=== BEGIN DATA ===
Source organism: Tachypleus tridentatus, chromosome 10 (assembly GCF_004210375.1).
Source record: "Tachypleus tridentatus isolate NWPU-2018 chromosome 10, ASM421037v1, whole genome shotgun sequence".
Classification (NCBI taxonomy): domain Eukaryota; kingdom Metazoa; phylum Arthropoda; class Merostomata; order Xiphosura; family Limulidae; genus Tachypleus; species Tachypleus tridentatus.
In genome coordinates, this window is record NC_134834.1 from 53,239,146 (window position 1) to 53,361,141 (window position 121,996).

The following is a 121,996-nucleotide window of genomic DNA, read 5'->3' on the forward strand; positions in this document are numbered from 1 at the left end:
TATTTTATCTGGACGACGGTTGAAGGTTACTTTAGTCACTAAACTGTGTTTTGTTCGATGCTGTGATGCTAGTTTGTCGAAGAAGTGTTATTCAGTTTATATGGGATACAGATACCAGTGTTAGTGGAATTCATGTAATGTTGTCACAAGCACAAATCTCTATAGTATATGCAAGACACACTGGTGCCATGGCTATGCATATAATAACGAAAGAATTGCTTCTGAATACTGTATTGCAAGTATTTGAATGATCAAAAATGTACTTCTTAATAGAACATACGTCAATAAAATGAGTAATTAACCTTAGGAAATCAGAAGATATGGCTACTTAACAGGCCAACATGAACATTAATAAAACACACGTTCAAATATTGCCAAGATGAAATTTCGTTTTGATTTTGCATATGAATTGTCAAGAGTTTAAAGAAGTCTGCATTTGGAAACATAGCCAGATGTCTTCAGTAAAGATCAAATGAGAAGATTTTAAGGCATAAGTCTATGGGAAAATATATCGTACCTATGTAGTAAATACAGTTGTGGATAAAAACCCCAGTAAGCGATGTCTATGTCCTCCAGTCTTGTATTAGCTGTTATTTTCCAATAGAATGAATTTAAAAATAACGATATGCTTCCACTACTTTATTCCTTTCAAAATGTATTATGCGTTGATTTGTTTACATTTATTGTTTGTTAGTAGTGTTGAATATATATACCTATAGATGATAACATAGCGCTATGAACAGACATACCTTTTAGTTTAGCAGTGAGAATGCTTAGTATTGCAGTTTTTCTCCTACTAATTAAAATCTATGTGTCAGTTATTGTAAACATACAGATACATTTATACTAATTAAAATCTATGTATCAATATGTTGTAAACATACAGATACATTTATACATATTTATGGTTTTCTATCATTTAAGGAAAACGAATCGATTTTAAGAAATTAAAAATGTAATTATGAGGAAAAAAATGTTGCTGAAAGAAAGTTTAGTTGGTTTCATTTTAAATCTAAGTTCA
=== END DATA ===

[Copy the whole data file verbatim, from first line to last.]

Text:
Source organism: Tachypleus tridentatus, chromosome 10 (assembly GCF_004210375.1).
Source record: "Tachypleus tridentatus isolate NWPU-2018 chromosome 10, ASM421037v1, whole genome shotgun sequence".
Classification (NCBI taxonomy): domain Eukaryota; kingdom Metazoa; phylum Arthropoda; class Merostomata; order Xiphosura; family Limulidae; genus Tachypleus; species Tachypleus tridentatus.
In genome coordinates, this window is record NC_134834.1 from 53,239,146 (window position 1) to 53,361,141 (window position 121,996).

The following is a 121,996-nucleotide window of genomic DNA, read 5'->3' on the forward strand; positions in this document are numbered from 1 at the left end:
TATTTTATCTGGACGACGGTTGAAGGTTACTTTAGTCACTAAACTGTGTTTTGTTCGATGCTGTGATGCTAGTTTGTCGAAGAAGTGTTATTCAGTTTATATGGGATACAGATACCAGTGTTAGTGGAATTCATGTAATGTTGTCACAAGCACAAATCTCTATAGTATATGCAAGACACACTGGTGCCATGGCTATGCATATAATAACGAAAGAATTGCTTCTGAATACTGTATTGCAAGTATTTGAATGATCAAAAATGTACTTCTTAATAGAACATACGTCAATAAAATGAGTAATTAACCTTAGGAAATCAGAAGATATGGCTACTTAACAGGCCAACATGAACATTAATAAAACACACGTTCAAATATTGCCAAGATGAAATTTCGTTTTGATTTTGCATATGAATTGTCAAGAGTTTAAAGAAGTCTGCATTTGGAAACATAGCCAGATGTCTTCAGTAAAGATCAAATGAGAAGATTTTAAGGCATAAGTCTATGGGAAAATATATCGTACCTATGTAGTAAATACAGTTGTGGATAAAAACCCCAGTAAGCGATGTCTATGTCCTCCAGTCTTGTATTAGCTGTTATTTTCCAATAGAATGAATTTAAAAATAACGATATGCTTCCACTACTTTATTCCTTTCAAAATGTATTATGCGTTGATTTGTTTACATTTATTGTTTGTTAGTAGTGTTGAATATATATACCTATAGATGATAACATAGCGCTATGAACAGACATACCTTTTAGTTTAGCAGTGAGAATGCTTAGTATTGCAGTTTTTCTCCTACTAATTAAAATCTATGTGTCAGTTATTGTAAACATACAGATACATTTATACTAATTAAAATCTATGTATCAATATGTTGTAAACATACAGATACATTTATACATATTTATGGTTTTCTATCATTTAAGGAAAACGAATCGATTTTAAGAAATTAAAAATGTAATTATGAGGAAAAAAATGTTGCTGAAAGAAAGTTTAGTTGGTTTCATTTTAAATCTAAGTTCA